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Tue 8 Mar 2011 12:00 AM

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Calm under pressure

Operating costs have skyrocketed, profits have tumbled, and there’s political unrest in the region… but nothing seems to faze Royal Jordanian CEO Hussein Dabbas

Calm under pressure
Hussein Dabbas, CEO Royal Jordanian

Continued unrest in the Middle East and North Africa has once again highlighted the fragile nature of airline operations. What started in Tunisia and eventually spread to countries such as Egypt, Yemen, Libya and Bahrain will cost the aviation industry millions of dollars in lost revenue. However, rather than panic about his bottom line, Royal Jordanian CEO Hussein Dabbas is focused on ensuring the safety of those trapped in conflict areas.

Around a month ago, the airline was instructed by King Abdullah II to transport all Jordanian citizens that were stranded in Cairo and Alexandria back to their homeland, at the expense of his majesty. Around 5500 people benefitted from the generous offer, with large capacity Airbus A310s and A321s being deployed on six daily flights, some of which were only a quarter full. “The cost of the operation is irrelevant, we were committed to fulfilling the royal directive and ensuring the safe return of our citizens,” explains Dabbas with a sense of pride. “Our attention has not shifted to Libya, where a 285-seat Airbus A330 has been shutting between Amman and Tripoli to assist more than 2000 people returning to the Kingdom.”

Dabbas is well-known within the industry for remaining calm under pressure, a characteristic that has steadily been developed over his 31-year strong career at Royal Jordanian. After joining the national carrier in 1979, at the tender age of 30, he has proved his mettle in a number of different positions, from general manager of operations in the United States, to vice president of marketing, sales and services. However, it wasn’t until August 2009 that Dabbas really took centre stage, replacing Samer Majali as the airline’s chief executive officer.

“Working in this part of the world, where we have soared to the top of mounts, but also plunged to the bottom of valleys, I would say having a calm demeanour is essential,” he laughs. “Royal Jordanian celebrated its 47th anniversary last December and it’s been an interesting history, with plenty of challenges along the way. Take the 1967 war for example, when our fleet was destroyed and we had to rise from the ashes. But I have to say, the people that headed this airline over the years have done a marvellous job. In particular, working with Samer Majali was a great experience, as I learned firsthand how to turn challenges into opportunities.”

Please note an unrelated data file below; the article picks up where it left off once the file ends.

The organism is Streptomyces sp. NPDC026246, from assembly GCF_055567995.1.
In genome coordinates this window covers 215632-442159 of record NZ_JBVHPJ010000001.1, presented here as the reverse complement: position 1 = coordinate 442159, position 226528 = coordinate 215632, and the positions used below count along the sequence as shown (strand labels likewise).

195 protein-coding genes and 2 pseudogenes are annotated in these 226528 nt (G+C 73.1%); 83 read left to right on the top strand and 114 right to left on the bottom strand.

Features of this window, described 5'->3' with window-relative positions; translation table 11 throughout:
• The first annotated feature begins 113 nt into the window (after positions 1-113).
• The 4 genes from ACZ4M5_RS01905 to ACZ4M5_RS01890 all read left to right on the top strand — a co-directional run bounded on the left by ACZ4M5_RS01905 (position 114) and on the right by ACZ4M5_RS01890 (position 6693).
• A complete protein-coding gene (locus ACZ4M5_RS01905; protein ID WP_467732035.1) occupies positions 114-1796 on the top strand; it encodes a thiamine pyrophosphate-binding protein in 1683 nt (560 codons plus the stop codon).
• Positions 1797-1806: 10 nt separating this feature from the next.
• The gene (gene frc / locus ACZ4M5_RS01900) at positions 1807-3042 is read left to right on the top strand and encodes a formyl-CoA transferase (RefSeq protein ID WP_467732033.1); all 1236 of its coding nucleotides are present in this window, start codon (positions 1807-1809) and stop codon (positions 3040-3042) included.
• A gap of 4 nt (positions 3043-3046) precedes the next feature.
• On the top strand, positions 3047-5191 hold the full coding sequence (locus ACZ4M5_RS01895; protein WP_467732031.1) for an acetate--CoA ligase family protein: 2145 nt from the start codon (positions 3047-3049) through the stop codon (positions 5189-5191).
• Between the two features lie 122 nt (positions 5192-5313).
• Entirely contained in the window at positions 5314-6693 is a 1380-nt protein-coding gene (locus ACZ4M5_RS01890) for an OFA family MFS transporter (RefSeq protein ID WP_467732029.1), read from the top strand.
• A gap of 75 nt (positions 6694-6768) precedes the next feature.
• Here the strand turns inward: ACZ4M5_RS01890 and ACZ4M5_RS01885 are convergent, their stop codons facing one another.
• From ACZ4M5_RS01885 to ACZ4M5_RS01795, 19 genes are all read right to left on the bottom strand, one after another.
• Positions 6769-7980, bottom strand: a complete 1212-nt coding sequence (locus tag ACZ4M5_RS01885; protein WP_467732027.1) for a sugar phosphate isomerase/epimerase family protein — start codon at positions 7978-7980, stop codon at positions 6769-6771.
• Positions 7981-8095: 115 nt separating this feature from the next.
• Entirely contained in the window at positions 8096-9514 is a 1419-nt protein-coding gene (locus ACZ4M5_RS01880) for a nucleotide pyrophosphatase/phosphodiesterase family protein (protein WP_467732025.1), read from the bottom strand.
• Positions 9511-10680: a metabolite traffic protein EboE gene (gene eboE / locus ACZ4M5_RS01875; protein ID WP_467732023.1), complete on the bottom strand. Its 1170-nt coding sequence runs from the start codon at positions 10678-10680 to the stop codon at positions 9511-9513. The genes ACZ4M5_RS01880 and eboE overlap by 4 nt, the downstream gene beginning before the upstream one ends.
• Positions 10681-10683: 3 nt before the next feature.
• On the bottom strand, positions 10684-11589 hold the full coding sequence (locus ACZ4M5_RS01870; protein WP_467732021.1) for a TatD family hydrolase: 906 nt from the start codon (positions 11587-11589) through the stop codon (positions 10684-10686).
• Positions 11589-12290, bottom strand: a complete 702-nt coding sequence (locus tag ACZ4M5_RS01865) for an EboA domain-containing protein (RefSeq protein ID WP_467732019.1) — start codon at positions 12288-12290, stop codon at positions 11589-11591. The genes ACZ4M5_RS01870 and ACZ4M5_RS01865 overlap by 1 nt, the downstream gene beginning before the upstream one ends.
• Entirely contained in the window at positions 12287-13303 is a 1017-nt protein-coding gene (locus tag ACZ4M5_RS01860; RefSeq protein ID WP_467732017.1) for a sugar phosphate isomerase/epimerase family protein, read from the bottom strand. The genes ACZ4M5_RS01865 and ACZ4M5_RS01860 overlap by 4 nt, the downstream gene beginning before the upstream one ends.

Dabbas refers to Royal Jordanian as a boutique airline, with a fleet of 29 aircraft that serve 58 destinations around the world, in addition to a broader network of more than 750 locations through its membership of the oneworld global airline alliance. During the course of last year, passenger volumes increased by 13% compared to the same period in 2009, reaching a total of 3 million, while operating revenues were also boosted by 14% to US$965.5 million. However, shunted by 20% higher operating costs, the airline’s gross net profits dropped from $40.3 million in 2009 to $13.5 million last year, a staggering 66%.

“The drop in profits was unfortunate and our board was not very happy with it, but competition has become sharper and operational expenses have jumped from $710.3 million in 2009 to $850 million last year. A big part of that is fuel, which cost 35% more, as well as handling costs,” explains Dabbas. “And then we faced the ash cloud crisis and snow storms in Europe and the US, so in consideration of these factors, I still believe the profit is quite acceptable and we are doing well. Of course, the situation in countries such as Tunisia and Egypt will have an instant impact on our first results for 2011, but hopefully the situation will calm. Travellers from overseas tend to look at the Middle East and North Africa as one country, so such events will impact the region as a whole.”

Looking ahead, Dabbas states that no effort will be spared to control costs, increase revenues and open new markets to boost Royal Jordanian’s presence on a regional and international level. A fleet modernisation programme has also commenced, with all existing Airbus A340s being refitted to include new seating, along with in-seat, in-flight entertainment. In addition, two Airbus A330s and an Embraer 175 have been introduced over the past year, while new aircraft will be drafted in 2011 and 2012 to replace four A320s and two A321s. And then, of course, there is the delivery of 11 much-awaited (and much-delayed) Boeing 787s, the first of which were ordered back in 2006 with delivery initially expected a couple of years later. That never happened, of course, due to a series of well-publicised delays, the latest of which included an in-flight incident during testing last December, placing the latest delivery date of 2013 into jeopardy.